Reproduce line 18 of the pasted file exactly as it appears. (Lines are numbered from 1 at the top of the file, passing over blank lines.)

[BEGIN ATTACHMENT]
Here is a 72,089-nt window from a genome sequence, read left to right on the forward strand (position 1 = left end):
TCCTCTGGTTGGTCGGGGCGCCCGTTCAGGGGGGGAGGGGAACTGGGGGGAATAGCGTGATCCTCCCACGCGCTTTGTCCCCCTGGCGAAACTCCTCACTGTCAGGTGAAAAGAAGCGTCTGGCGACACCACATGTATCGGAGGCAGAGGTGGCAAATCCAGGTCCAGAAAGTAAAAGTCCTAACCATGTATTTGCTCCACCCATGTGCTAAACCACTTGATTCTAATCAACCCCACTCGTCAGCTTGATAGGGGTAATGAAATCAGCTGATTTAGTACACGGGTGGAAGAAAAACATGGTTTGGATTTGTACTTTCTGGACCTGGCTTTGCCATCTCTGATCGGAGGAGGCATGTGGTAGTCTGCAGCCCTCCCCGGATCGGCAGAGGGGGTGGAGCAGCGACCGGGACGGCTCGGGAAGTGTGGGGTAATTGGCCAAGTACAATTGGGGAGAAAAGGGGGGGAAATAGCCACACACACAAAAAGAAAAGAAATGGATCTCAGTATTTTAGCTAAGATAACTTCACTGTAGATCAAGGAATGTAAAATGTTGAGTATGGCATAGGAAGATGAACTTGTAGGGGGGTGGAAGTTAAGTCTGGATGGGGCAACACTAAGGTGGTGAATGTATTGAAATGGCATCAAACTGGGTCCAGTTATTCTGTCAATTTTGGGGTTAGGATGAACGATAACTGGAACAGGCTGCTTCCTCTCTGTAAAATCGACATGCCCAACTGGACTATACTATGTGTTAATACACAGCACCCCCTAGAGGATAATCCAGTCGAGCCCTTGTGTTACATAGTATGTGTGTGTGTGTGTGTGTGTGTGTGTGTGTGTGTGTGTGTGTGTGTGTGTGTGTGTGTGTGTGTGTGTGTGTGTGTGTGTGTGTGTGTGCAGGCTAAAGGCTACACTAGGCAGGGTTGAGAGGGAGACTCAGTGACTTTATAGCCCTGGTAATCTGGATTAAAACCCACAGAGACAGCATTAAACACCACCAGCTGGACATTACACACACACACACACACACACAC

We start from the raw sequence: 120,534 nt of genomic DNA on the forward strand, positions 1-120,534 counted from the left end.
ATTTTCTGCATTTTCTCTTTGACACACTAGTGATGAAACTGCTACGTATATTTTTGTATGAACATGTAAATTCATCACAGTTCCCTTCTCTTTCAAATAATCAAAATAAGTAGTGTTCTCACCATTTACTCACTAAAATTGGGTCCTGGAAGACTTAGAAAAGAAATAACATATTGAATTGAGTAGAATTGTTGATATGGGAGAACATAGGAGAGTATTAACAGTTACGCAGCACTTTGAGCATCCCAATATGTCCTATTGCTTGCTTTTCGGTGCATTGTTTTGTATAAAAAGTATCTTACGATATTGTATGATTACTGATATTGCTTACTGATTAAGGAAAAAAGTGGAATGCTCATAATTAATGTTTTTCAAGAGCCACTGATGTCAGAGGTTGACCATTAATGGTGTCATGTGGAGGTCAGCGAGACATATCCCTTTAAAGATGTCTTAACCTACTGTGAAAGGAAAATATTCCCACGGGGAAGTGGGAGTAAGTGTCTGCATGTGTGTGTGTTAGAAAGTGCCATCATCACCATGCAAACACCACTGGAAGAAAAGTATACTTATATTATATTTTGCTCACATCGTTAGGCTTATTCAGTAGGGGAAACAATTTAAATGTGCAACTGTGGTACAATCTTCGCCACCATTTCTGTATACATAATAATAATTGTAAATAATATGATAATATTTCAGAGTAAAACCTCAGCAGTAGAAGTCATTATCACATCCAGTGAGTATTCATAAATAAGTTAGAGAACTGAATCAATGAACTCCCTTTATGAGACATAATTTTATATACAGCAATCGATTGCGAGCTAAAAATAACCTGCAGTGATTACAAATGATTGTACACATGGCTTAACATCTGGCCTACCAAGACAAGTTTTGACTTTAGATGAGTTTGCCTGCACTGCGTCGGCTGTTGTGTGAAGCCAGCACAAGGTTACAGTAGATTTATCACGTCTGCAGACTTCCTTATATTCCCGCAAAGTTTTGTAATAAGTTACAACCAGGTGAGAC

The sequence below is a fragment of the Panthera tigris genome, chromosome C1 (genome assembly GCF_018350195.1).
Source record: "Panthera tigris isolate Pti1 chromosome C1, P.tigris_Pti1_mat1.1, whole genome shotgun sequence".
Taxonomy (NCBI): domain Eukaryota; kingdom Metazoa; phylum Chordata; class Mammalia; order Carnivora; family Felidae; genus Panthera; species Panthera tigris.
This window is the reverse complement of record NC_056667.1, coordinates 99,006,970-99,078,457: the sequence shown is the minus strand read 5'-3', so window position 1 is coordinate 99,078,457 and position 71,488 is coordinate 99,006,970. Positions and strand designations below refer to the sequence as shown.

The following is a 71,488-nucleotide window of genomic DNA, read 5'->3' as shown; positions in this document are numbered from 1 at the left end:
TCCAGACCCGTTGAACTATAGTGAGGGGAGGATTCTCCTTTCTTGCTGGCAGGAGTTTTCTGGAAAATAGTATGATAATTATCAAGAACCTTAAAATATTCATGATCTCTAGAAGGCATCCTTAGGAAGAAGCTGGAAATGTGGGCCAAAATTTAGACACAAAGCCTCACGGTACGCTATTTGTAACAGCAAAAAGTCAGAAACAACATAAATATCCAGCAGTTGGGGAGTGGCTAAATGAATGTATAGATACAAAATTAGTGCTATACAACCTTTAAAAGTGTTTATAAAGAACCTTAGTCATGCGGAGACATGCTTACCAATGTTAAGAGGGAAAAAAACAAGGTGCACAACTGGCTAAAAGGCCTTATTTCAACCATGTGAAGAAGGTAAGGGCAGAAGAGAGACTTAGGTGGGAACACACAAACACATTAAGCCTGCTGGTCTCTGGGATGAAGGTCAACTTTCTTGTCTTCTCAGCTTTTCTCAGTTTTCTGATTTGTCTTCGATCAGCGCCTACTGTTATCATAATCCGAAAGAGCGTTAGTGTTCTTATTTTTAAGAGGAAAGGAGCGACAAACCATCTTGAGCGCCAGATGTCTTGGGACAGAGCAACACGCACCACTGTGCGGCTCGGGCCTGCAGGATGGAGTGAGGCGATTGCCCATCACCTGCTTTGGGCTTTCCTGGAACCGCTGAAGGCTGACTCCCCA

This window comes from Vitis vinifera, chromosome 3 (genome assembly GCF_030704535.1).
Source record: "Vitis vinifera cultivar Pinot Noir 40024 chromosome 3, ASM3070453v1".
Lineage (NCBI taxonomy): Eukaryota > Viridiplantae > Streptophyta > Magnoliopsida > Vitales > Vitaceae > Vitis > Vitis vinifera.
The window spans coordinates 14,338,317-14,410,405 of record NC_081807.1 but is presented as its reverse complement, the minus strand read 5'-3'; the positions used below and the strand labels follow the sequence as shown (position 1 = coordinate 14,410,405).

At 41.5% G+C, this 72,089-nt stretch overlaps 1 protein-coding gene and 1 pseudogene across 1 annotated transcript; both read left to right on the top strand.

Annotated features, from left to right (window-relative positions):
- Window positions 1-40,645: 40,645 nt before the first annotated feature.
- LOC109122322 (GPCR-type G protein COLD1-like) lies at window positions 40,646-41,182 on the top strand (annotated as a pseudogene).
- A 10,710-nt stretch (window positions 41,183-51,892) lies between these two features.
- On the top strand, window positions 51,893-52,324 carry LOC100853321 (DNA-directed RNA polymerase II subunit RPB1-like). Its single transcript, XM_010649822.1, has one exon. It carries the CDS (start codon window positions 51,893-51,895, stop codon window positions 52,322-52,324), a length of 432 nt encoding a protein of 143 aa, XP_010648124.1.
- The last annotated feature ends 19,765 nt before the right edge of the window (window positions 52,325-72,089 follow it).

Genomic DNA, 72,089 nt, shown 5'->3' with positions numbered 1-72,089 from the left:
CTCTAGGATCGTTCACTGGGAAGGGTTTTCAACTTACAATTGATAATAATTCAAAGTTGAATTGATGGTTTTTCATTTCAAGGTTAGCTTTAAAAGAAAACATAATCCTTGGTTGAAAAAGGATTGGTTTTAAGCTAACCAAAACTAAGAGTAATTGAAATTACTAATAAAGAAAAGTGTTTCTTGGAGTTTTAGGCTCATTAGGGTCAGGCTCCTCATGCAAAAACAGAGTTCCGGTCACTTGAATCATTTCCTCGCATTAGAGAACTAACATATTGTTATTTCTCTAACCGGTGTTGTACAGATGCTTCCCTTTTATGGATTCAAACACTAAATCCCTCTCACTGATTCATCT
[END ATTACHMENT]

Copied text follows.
- LOC109122322 (GPCR-type G protein COLD1-like) lies at window positions 40,646-41,182 on the top strand (annotated as a pseudogene).